Gardening Therapy For Dementia

Gardening Therapy at LuxuryCare

Gardening is often a hobby and passion that residents bring with them when transitioning into life at a care home. It is often an activity encouraged at care homes, especially for those living with dementia, because it can be a great therapy tool.

Gardening is an activity that provides both mental and physical exercise, which helps your loved one remain as independent as possible while working to slow the progression of the deterioration.

At LuxuryCare, we include gardening therapy in our activities programmes and care plans, encouraging our residents to get out in our gorgeous gardens to breathe fresh air and enjoy being in nature.

In this blog, we explain what gardening therapy is and discuss the benefits that make it an integral part of our dementia care.

What is Gardening Therapy?

Gardening therapy is sessions of gardening activities aimed at exercising certain skills, with the goal of helping improve or maintain these skills.

Led by a professional, the sessions help residents work towards and achieve specific goals.

Activities will include:

  • Planting
  • Seeding
  • Watering
  • Pruning
  • Harvesting
  • Checking for bugs
  • And more.

As well as providing a great therapy session for long-term residential and nursing residents at care homes, gardening therapy can be a valuable activity for those with dementia as it can help them relax while engaging their minds and bodies.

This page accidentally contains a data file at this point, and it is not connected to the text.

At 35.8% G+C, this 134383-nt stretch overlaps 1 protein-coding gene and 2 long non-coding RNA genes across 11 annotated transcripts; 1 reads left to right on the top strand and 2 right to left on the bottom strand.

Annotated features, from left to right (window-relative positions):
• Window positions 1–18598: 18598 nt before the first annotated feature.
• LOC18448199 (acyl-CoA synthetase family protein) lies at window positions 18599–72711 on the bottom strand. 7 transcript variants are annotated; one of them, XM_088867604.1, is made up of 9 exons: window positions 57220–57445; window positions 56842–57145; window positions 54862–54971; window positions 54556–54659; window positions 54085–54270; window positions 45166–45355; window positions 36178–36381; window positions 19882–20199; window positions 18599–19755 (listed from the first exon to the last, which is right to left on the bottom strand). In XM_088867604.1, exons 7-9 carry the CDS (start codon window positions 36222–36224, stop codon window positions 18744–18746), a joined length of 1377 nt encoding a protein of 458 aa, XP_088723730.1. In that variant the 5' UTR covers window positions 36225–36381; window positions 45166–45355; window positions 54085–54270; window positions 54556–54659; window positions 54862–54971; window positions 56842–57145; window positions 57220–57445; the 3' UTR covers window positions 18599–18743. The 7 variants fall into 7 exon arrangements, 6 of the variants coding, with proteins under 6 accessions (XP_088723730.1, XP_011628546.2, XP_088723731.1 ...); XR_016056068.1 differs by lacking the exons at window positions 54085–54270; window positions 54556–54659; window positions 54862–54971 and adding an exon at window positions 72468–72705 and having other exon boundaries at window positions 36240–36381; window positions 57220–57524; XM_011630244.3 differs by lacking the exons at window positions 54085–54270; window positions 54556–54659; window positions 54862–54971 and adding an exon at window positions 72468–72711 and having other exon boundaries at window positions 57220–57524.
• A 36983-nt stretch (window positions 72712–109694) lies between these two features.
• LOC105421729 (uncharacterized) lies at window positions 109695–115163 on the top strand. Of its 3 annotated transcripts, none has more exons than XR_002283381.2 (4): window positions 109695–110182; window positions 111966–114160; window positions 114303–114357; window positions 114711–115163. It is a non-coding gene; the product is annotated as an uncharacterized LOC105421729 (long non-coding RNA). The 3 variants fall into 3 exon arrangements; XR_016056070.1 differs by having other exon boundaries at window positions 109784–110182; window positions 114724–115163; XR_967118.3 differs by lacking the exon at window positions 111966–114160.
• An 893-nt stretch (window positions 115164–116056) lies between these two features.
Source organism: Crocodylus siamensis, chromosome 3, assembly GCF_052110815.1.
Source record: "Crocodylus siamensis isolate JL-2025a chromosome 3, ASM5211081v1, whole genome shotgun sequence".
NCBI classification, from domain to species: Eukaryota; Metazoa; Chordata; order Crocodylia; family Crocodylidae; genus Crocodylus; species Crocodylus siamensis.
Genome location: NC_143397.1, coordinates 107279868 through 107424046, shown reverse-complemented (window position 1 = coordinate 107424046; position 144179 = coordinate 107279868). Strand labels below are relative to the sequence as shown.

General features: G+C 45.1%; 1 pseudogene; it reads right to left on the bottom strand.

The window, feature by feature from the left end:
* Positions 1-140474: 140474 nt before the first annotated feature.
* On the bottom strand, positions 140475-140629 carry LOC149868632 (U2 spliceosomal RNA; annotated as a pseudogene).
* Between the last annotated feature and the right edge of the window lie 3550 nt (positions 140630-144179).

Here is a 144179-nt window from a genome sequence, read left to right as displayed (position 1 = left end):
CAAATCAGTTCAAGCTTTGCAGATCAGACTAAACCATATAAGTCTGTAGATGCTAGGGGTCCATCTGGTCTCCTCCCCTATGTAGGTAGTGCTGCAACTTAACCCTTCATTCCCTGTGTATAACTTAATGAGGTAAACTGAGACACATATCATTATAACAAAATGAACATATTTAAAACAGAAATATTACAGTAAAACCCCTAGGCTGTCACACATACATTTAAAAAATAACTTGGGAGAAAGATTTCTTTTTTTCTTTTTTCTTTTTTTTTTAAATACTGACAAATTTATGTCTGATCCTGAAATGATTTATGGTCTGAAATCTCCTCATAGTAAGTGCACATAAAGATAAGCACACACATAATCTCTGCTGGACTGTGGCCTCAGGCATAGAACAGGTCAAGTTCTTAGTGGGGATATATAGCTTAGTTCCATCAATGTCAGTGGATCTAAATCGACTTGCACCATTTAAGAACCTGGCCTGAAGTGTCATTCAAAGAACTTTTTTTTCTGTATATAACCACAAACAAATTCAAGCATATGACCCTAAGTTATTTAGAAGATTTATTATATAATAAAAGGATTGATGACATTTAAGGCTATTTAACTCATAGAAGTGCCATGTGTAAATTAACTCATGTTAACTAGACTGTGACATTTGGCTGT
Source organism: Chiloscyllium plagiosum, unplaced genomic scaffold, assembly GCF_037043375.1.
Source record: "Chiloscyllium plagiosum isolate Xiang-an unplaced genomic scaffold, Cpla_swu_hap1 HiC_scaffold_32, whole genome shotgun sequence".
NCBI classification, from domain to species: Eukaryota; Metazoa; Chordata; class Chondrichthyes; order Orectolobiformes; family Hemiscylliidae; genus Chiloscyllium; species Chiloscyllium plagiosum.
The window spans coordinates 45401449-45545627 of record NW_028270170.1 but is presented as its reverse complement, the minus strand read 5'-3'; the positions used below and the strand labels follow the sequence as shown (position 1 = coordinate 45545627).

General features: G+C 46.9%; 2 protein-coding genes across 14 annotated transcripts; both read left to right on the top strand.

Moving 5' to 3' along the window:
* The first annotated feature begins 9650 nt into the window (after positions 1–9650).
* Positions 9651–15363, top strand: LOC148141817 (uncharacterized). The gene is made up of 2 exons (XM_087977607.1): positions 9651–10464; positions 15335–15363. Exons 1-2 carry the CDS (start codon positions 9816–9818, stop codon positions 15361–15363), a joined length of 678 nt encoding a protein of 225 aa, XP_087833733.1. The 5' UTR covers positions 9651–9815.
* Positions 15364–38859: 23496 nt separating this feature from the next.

animal therapy in dementia care

Benefits of Gardening Therapy for Dementia Patients

The benefits of gardening therapy extend beyond providing gentle physical exercise.

Cognitive Benefits

Gardening therapy is often found to help cognitive functions in those with dementia.

The different textures, smells and colours stimulate the senses without overwhelming them. This sensory engagement helps improve memory recall and cognitive function.

Additionally, the activities provide opportunities for learning new skills and recalling past experiences. Both of these utilise brain function, which, when used frequently, can slow the deterioration of the disease – after all, the brain is a muscle that needs to be exercised to remain strong, just like your biceps or quads.

Physical Benefits

Even in the simple motion of watering plants, your loved one is completing soft physical exercise. They won’t even be thinking about it, making it an enjoyable exercise with a reward too (flowering plants).

Of course, when gardening, your loved one will be taking care when planting, watering and pruning their plants and seeds, so it is also a great exercise for coordination and motor skills, two things that are often lost during the progression of dementia. Like using the brain, if these skills are practised regularly, it is more likely that the deterioration will slow down.

Finally, being in the sun and exposure to fresh air will also affect their physical health, helping them sleep better and usually improving their appetite.

Emotional and Psychological Benefits